Anne Marie Rasmusson, a former police officer, has been awarded $392,000 on top of a $280,000 settlement in a case of invasion of privacy. Rasmusson filed the claims against fellow officers who accessed her driver’s license illegally over 400 times to view it. The ruling was issued by the Minneapolis City Council. St. Paul, Minnesota will also give her $385,000, which brings the total amount to $1,057,000. Taxpayers will be footing the bill.
Rasmusson formerly worked with the St. Paul Police Department and was called ‘Bubbles’ by her colleagues because of her personality. She was notified of the problem when a colleague from the police academy spoke with her in 2009 and said that she looked good. The officer told her that he and his partner used their cruiser’s computer to look at her driver’s license photo.
When Rasmusson expected that the Minnesota driver’s license database was being abused she contacted the Department of Public Safety to ask if they could block access to her driver’s license. When she told the department why, an employee opened an investigation and found that her license was viewed multiple times by officers dating back to 2007. The investigation found that 104 officers in 18 agencies in Minnesota viewed her license a total of 425 times.
Over a span of four years, officers from Bloomington Police, the Dakota County Sheriff’s Office and state troopers viewed her license. In Minneapolis, 24 officers viewed her file 133 times. In St. Paul, 42 officers viewed her file 175 times. Over the span of two years, a female officer from St. Paul looked at her file 30 times.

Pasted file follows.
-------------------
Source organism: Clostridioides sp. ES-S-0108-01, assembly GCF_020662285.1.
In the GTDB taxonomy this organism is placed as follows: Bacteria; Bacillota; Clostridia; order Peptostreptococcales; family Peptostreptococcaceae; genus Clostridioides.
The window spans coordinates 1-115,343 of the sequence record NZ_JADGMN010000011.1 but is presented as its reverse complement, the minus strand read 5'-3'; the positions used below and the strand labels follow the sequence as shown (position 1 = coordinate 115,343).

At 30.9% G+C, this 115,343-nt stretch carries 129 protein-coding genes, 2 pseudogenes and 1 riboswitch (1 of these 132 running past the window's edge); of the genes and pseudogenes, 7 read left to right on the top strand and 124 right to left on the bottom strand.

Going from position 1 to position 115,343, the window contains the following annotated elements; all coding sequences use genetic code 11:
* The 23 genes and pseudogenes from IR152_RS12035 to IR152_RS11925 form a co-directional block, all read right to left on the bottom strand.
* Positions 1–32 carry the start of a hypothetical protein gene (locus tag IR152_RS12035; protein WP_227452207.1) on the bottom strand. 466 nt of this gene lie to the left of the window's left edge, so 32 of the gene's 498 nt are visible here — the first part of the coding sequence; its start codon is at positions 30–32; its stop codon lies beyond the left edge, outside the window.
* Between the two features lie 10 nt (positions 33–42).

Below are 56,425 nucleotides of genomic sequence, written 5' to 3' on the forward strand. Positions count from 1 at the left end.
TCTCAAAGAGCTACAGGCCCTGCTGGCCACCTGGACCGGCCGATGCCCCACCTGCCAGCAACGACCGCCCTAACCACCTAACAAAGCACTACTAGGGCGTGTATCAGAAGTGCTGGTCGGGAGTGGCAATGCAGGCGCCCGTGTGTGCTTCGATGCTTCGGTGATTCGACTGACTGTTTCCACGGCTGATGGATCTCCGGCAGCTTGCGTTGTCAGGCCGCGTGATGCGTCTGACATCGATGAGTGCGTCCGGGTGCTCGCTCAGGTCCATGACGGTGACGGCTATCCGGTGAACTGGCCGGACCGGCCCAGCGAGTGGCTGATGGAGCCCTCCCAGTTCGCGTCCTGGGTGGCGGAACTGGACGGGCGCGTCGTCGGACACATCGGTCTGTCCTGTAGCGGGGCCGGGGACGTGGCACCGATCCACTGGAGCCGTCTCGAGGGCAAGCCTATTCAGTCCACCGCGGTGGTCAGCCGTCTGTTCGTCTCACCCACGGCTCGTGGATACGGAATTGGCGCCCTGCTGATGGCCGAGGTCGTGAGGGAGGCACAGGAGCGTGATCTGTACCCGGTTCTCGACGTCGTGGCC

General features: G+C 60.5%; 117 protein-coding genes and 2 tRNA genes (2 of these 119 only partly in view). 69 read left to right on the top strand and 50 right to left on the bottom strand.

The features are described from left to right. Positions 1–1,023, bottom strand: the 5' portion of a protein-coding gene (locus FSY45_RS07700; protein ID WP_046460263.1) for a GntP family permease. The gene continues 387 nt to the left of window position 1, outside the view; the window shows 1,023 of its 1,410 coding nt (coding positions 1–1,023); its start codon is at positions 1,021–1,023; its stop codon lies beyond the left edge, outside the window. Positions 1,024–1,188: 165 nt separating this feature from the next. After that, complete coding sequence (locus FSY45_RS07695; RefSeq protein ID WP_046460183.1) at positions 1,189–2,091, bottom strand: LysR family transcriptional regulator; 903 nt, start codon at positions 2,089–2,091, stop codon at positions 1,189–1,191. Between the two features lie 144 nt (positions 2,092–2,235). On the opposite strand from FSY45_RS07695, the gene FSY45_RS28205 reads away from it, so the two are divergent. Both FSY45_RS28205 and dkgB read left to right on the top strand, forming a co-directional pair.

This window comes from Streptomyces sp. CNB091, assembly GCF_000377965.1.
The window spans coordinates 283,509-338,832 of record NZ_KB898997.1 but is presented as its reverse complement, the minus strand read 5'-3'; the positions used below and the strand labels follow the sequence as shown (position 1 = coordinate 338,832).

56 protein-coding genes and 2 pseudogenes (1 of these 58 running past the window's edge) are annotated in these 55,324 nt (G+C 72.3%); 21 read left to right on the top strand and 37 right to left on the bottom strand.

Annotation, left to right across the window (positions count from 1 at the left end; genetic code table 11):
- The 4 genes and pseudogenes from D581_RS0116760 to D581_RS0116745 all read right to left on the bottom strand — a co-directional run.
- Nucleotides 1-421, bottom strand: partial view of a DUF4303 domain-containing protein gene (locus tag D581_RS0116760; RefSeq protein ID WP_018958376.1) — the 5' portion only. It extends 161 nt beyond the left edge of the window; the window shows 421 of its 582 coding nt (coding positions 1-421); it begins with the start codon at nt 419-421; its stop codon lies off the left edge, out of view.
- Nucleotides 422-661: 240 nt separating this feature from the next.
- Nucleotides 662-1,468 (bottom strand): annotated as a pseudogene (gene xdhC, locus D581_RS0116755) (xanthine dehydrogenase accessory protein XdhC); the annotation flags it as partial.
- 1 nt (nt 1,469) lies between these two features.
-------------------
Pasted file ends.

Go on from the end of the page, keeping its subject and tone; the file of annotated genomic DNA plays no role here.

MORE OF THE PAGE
“There is nothing that I would say about this driver’s license photo or any of my previous ones that in any way would deserve the attention that they’ve gotten,” Rasmusson told City Pages. “I can’t begin to understand what people were thinking.”
The allegations made by Rasmusson have been denied by the city of St. Paul but said that it decided to settle with her in order “to avoid the uncertainties and costs associated with continued litigation of this matter.”
“The city’s liability could have been upwards of $565,000 because the statute provides $2,500 to be assessed per each unlawful look-up of the database, and we had 226 look-ups,” City Attorney Sara Grewing told the Pioneer Press. “So we were looking at $565,000 plus attorney’s fees, if we were found liable.”
Rasmusson’s picture, name, address and other personal information has to be removed from the police department and city’s internal directory and website as part of the settlement.
Photo courtesy of City Pages.